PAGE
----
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Breaking Up With Your Best Friend Sucks. Here's How To Do It Right

If you've decided it's time to part ways with a close friend, then here's some advice to get the closure you deserve, and make sure your voice is heard.

Breaking up with a friend can give you anxiety and make you feel afraid, but remember that you have every right to make this decision. If you're looking for advice to break up with a friend, or move on from a friend break up that you had no idea that was coming, here's some advice on how to heal after breaking up with a best friend, a lifelong friend, and someone you loved.
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Remember when your high school crush asked someone else to prom? Or when your college relationship didn't survive the summer break? Well, I'm convinced that the pain cannot begin to compare to losing a friend. Especially a friend you thought would be a part of your life forever.

I know this because everyone I know feels so comfortable speaking about relationship breakups. Eventually, the air clears and they can tell you the entire story. But very few people can be candid about their former friends. These breakups are not always planned, but they can be. They can be about removing yourself from a toxic situation, or being blindsided about a relationship you thought was good. It can be forced upon by external things like parents, timezones, or other people. They can develop quickly, almost overnight, but some manage to linger for months. Whatever role you play in the end of a friendship, here's how you can navigate it without losing your self in the process.

Be Sure

This should be a given, but sometimes, emotions can get the best of us. As you grow older, friendships can become more tender. It's not like when you were in middle school, and a fight between friends got resolved two periods later. Adult friendships are more developed and mature, but that doesn't mean they can't be easily broken. If you're thinking of breaking up with a friend, give it a lot of thought beforehand. If you go through with it and realize it was a mistake, it can be hard to put the pieces back together.

Align the Break Up with Another Ending

This is all about timing, but I find it easier to end things when other things around us are ending. For example, if you've grown apart from your best friend in college in your last year, this additional conclusion can help soothe the damage. This is because endings, at least those who we see coming, can make us excited about the future. So while the break up of your friendship can be unexpected, the ending of college can help alleviate the time it takes to move on.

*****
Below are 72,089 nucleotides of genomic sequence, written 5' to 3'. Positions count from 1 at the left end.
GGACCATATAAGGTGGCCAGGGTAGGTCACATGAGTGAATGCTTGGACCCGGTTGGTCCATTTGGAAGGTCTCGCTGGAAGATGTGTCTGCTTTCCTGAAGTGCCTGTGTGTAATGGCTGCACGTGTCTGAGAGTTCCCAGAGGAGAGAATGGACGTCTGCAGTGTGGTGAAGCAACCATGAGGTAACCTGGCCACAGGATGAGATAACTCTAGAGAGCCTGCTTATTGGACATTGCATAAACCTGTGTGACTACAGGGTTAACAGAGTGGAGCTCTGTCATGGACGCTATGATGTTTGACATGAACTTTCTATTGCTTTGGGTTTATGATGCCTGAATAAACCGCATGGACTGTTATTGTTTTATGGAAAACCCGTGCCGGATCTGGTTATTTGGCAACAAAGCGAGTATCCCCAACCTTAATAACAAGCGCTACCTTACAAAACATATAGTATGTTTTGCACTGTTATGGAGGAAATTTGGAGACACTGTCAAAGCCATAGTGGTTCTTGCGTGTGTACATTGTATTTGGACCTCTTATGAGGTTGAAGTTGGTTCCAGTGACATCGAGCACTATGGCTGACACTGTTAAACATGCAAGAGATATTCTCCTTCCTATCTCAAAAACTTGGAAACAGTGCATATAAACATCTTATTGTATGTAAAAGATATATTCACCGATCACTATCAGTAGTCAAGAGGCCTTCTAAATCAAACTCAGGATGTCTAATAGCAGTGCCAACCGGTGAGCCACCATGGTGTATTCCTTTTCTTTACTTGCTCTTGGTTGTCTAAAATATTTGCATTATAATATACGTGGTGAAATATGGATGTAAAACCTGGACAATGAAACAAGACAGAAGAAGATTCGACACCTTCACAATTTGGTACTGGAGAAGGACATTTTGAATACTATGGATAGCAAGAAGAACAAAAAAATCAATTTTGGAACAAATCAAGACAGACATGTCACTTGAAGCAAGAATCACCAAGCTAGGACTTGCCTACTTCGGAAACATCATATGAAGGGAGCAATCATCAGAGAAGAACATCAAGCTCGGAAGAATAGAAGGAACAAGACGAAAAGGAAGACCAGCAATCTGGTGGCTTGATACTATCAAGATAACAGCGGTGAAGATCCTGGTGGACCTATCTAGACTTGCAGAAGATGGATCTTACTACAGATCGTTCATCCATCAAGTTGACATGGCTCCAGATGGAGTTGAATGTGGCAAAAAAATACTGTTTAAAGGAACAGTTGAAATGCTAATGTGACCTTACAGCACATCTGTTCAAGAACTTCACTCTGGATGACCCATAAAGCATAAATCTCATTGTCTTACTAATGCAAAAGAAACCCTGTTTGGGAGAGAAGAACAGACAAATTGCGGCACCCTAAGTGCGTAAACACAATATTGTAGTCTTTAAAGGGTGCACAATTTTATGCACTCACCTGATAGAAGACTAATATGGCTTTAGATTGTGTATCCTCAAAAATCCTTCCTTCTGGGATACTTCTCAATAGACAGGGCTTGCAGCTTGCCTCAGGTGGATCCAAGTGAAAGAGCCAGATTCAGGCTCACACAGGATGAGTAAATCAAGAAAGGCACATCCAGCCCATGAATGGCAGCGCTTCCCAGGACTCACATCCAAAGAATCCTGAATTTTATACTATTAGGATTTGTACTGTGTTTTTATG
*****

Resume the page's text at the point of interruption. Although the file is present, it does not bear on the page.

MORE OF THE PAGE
Sometimes the Truth Is Not Worth Hurting Others

I already know this point can be controversial, especially if you're breaking up with a toxic friend. After all those moments where you kept quiet about their behavior, you want to leave with a bang. I get it. But I also know that life takes us down mysterious paths, and we never know who will come back to us. Twenty years down the line, you and your friend will be different people and may cross paths again. That's why I'm a fan of the phrase "leave everything better than you found it." In the end, it's up to you to say what you want to say. But the goal here is getting closure. Sometimes when we end on the wrong foot, the physical friendship may end, but closure is not always earned.

Be Clear About Your Reasons

You don't owe anyone anything, but if you're breaking up with a lifelong friend, it's nice to tell them why you're ending the friendship. You don't have to give all the details away, especially if you're still making sense of them, but don't ghost them. Ghosting someone doesn't do justice to the power in you for taking this important step. You can be as vague as "We're not aligning in so many things, and I think parting ways would make us feel happier" or even more specific like "Over the last few months, I've realized that we have different perspectives on what being a friend is, and I no longer want to be friends with someone who I have nothing to offer to and vice versa."


And I don't mean their rejection to this ending. You've got the power to leave relationships and friendships that do not fulfill you anymore, but it's important that people get an outlet to voice out their feelings (as long as those are respectful, of course). Chances are your friend will be in the slightest surprised about this, and they will want to get things off their chest or ask questions. I think it's healthy to give them the time to talk them out. That way, when you leave the conversation you'll feel like everything was left out there and you're not carrying anything.

Breaking up with a friend can give you anxiety and make you feel afraid, but remember that if you've considered this and reflected about it, you have every right to make this decision. For your best, make sure you remove yourself from any future conversations and let people be. Don't drag it around or discuss it with anyone else. Just keep the good things and leave the band things behind and move on with your life. It'll always be better that way.


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